Climate Pandemics - Dark Euphoria at MAK - Museum of Applied Arts / Vienna

Climate Pandemics - Dark Euphoria
Kerstin von Gabain & Ivan Pérard

curated by Marlies Wirth

for Vienna Biennale for Change 2021: Planet Love. Climate Care in the Digital Age

28 May - 3 October 2021

MAK – Museum of Applied Arts
Stubenring 5
1010 Vienna

Photography: © / MAK 

Kerstin von Gabain, Ivan Pérard 

The exhibition Dark Euphoria takes science fiction literature (climate fiction) as a starting point for artistic reflection. It plays with the genre's ability to link environmental themes to the experience of living in another world as if we were a part of that world and thus to evoke more intense emotional reactions than simply reading information about the causes and effects of climate change. 

Two Vienna-based artists have been invited to develop new works for the exhibition. In her sculptural works, often molded in wax or gypsum, Kerstin von Gabain examines (human or animal) bones hinting at the use of fossil bone findings to sequence the aDNA (ancient DNA) of long-extinct species. As part of her artistic praxis, she also constructs miniature models of birdhouses or functional buildings and other objects of everyday use. Ivan Pérard creates filigree 3D print sculptures whose forms suggest fragments of mysterious, organic machines from a high-tech future. The artist is interested in the theory that molecular nanotechnology can replicate itself (Grey goo scenario) and in the process outweigh the biosphere, resulting in “ecophagy,” the annihilation of all life on earth.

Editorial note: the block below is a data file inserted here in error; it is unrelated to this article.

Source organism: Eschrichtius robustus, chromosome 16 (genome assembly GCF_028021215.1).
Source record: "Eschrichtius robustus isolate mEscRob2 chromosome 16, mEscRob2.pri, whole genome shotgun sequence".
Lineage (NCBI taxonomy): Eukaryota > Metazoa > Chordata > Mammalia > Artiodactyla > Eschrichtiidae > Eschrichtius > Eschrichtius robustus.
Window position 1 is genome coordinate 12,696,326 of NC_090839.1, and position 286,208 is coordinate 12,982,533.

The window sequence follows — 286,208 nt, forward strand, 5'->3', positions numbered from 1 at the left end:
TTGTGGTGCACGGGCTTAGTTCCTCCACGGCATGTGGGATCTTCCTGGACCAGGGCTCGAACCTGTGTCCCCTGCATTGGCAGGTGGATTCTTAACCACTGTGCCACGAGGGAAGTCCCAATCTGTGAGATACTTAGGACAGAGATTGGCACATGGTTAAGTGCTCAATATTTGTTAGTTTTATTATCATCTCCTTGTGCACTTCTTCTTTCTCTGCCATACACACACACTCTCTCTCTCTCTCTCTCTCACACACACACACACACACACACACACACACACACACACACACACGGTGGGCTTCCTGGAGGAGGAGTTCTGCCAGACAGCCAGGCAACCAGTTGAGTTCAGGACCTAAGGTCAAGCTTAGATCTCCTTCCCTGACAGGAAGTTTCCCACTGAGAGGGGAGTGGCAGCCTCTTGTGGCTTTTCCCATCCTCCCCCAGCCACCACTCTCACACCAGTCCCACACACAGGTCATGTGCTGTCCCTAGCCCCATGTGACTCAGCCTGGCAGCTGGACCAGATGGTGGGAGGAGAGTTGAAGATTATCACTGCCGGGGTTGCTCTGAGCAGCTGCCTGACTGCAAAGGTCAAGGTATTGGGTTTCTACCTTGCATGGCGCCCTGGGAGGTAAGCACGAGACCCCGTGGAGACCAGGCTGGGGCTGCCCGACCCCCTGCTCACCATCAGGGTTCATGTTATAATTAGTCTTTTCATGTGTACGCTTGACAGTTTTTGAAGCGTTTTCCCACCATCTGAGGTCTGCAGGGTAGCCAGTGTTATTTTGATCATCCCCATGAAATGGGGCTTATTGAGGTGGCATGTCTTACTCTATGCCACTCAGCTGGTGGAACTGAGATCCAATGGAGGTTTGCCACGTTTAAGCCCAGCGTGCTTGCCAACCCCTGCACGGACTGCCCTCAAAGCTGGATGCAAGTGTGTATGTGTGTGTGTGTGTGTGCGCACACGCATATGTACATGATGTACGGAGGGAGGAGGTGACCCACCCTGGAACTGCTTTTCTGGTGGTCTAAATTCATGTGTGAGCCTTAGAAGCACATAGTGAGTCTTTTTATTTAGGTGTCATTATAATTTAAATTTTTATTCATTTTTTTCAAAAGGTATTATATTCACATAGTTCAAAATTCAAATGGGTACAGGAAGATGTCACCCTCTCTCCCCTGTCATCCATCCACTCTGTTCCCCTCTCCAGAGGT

Dark Euphoria looks at our present from another time, suggesting a world in which social inequality, out-of-control technology, recurring pandemics, and the climate crisis have finally culminated in an apocalyptic event. Subtitled “Dark Euphoria,” the exhibition insinuating the “thrill” [angstlust] that fictional and mythological doomsday scenarios may arouse. 

The exhibition is accompanied by a climate-fiction short story.
Audio track for the short story Dark Euphoria read by Vincent Lyssewski